Since the early 2000s, however, a building boom of Olympic proportions has been changing the complete look, feel, shape and size of downtown Toronto. I’ve been astounded by the absolutely staggering scale of construction activity, which has maintained its torrid pace despite the global financial crisis of 2007 – 2010. Scores of highrise condo towers have made a dramatic impact on the city skyline, dozens more are in different stages of marketing and construction, and numerous other projects are winding their way through the planning and approval pipeline. But the boom extends well beyond the condo sector. New office and five-star hotel towers have been going up, too, and there has been a steady flurry of construction, renovation, restoration and “revitalization” activity by major retail outlets, cultural institutions, hospitals, colleges, universities and the City of Toronto itself.
The University of Toronto and Ryerson University have added impressive buildings, while George Brown College is building an entirely new campus on the waterfront which, at long last, is getting the ground-breaking development promised decades ago. Downtown hospitals have been busy expanding their facilities: St Michael’s Hospital is completing construction of a research centre on Shuter Street, and the Hospital for Sick Children is building one of its own on Bay Street; Mt. Sinai Hospital and Toronto Rehab both have constructed major new additions at their respective University Avenue locations. In a remarkable renaissance for Toronto art and culture, the Art Gallery of Ontario, Royal Ontario Museum, Royal Conservatory of Music, National Ballet School of Canada and the Sony Centre for the Performing Arts all recently undertook massive renovation and building projects. Toronto finally got its new opera house – the Four Seasons Centre for the Performing Arts – and should see construction start soon on its long-awaited aquarium. Some of the city’s most famous office towers, public buildings and tourist attractions — First Canadian Place, TD Centre, the Eaton Centre, Union Station, Nathan Phillips Square and Bloor Street — have been undergoing major makeovers and facelifts, and Ontario Place could be next in line. Meanwhile, with Toronto set to host the Pan Am Games in 2015, a long stretch of Lake Ontario waterfront and a vast swath of reclaimed land near the historic Distillery District are being transformed into promising new urban parks and neighbourhoods.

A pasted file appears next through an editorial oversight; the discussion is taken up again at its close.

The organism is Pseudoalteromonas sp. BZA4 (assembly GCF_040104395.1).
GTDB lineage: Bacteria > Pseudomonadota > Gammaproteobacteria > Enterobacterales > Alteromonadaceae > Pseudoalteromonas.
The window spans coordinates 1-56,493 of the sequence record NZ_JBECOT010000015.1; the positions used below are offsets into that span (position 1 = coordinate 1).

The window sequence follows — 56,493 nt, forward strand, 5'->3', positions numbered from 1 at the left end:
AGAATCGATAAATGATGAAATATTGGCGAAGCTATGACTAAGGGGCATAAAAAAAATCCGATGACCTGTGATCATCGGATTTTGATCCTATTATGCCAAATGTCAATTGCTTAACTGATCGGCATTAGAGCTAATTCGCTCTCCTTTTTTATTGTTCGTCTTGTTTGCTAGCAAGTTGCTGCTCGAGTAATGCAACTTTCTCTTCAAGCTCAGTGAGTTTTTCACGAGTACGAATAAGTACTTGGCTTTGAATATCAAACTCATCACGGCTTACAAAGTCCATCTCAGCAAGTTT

I’ll be exploring all of these developments, and many more, here in The Toronto Blog. I hope you’ll keep coming back to watch downtown Toronto grow!
A construction crane in downtown Toronto at sunset
hi have you any update to report on the trump tower how is the hotel doing and when are the condos going to be ready
See my August 3 2011 post for a series of photos of Trump Tower Toronto, taken over the course of the summer: https://thetorontoblog.com/2011/08/03/checking-in-on-the-new-5-star-hotelcondo-towers-the-trump-international-hotel-tower-toronto/
The hotel section of the tower is taking bookings from November onwards; condos won’t be ready until sometime in 2012.
I live in Mimico – where we are seeing a forest of 30+ story condos,running on a strip from the Qeeensway down Park Lawn and hooking around the Lakeshore. I am puzzled – all these living units seem to be making no contribution to the local residential neighbourhood – neither good nor bad. I am not opposed to development, but has anyone done any studies on how these large condo towers impact or dont impact an adjoining residential neighbourhood? The developers show pretty picures of imaginary new restaurants and vibrant streetscapes that are supposed to flow from the new density – but what I see are isolated towers of glass, filled with childless singles or young couples, that are in fact divorced from, and do not contribute to neighbourhoods. Any articles or studies you can recommend? My fear is we see a replication of the Concord Place Kowloon by the Lake that has sprung up on the railway lands – a condo desert, no kids, no playgrounds, no real intimacy at all.
I would like to make a list of condos that have poor structure or mold, leaking , bad service, property management bullying , etc.
I would like to start with Concorde City Place downtown at Spadina and Front and 95 Prince Arthur.